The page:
Volunteers and paid workers who work within the areas of HIV/AIDS and teen pregnancy with or within the African American community
Thompson, Anita Winfrey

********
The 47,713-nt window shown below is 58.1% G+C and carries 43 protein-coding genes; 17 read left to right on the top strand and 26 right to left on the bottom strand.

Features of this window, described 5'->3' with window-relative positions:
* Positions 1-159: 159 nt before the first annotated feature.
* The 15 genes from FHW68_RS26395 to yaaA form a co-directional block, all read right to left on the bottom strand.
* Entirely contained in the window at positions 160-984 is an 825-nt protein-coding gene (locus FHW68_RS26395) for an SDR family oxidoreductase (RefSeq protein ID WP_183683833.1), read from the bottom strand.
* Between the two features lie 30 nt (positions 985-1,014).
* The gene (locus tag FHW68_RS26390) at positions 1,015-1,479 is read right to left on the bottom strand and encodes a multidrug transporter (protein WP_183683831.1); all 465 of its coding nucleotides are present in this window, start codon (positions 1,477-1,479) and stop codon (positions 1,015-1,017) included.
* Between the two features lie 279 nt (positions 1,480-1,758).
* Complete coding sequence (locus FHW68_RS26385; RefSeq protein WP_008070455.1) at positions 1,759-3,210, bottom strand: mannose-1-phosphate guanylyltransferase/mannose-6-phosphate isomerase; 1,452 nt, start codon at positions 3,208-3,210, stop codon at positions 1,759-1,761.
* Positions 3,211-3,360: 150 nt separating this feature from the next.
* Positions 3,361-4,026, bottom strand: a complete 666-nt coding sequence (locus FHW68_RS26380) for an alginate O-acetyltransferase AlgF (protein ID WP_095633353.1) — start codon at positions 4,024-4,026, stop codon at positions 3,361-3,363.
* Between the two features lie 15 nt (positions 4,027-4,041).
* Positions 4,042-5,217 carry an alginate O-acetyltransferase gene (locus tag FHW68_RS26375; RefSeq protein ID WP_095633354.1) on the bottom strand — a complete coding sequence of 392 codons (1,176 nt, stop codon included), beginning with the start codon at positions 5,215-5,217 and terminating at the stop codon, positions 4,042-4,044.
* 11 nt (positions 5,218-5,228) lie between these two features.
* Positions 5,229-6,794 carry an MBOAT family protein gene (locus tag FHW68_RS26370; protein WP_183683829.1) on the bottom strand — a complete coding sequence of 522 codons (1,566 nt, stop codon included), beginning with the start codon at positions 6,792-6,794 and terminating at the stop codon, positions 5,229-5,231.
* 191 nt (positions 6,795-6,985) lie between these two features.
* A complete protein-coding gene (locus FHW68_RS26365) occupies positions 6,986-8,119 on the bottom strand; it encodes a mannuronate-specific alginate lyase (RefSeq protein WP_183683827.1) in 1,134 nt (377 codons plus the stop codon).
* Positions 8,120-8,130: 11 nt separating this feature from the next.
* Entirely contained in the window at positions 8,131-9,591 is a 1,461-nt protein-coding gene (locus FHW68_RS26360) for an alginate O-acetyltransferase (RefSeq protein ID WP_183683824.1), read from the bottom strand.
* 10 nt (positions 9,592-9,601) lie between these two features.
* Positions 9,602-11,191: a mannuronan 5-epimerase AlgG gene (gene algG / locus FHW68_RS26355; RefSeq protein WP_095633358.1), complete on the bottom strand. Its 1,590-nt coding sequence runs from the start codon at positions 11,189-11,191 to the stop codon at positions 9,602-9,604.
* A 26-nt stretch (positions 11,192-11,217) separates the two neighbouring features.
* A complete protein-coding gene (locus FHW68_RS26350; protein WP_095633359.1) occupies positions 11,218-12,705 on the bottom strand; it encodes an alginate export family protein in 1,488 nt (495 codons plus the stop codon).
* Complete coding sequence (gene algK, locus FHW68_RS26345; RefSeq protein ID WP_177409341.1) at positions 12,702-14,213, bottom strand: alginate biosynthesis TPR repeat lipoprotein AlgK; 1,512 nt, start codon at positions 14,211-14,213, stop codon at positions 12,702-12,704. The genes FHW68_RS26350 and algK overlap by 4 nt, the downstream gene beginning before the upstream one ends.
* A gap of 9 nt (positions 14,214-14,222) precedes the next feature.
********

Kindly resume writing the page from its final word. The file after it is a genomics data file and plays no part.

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The African American population is one underrepresented group at disproportionate risk for contracting Human Immunodeficiency Virus/Acquired Immunodeficiency Syndrome (HIV/AIDS) in the United States. Another large social problem within the African American community with long-standing effects is the teen pregnancy phenomenon. It appears that there has been a differential response to these two issues within the African American community. Using in-depth interviews with forty-five HIV/AIDS and teen pregnancy volunteers and paid workers, I examine this apparent discrepancy through the subjects’ perspectives and also compare these two groups among the three following dimensions: (1) motivations; (2) sources of stress and challenge and coping mechanisms; and (3) evaluations and suggestions for current programming. Generally, the data generated from this research indicate that the discrepancy in response to these two issues within the African American community has a lot to do with the issue of stigma. The data also indicate that, with regard to the workers and volunteers (often referred to as “front-liners”), the HIV/AIDS front-liners are more likely than the teen pregnancy front-liners to have been motivated to their work as result of some type of traumatic life experience related to the disease. Additionally, those working on the frontlines of HIV/AIDS seemed to experience more stigma in their work. Many of those working in the area of teen pregnancy also experienced conflict. However, most of this conflict had to do with decision-makers in school administration. Additionally, the data from this research highlight the views and perspectives of those on the frontlines regarding what does and does not work in programming with and within the African American communities. This work seeks to make a larger contribution on both theoretical and practical levels with regard to why people engage in what could be considered difficult work and what sustains them. It also aims to add to the literature on what effective means are for tackling these social problems within the African American community.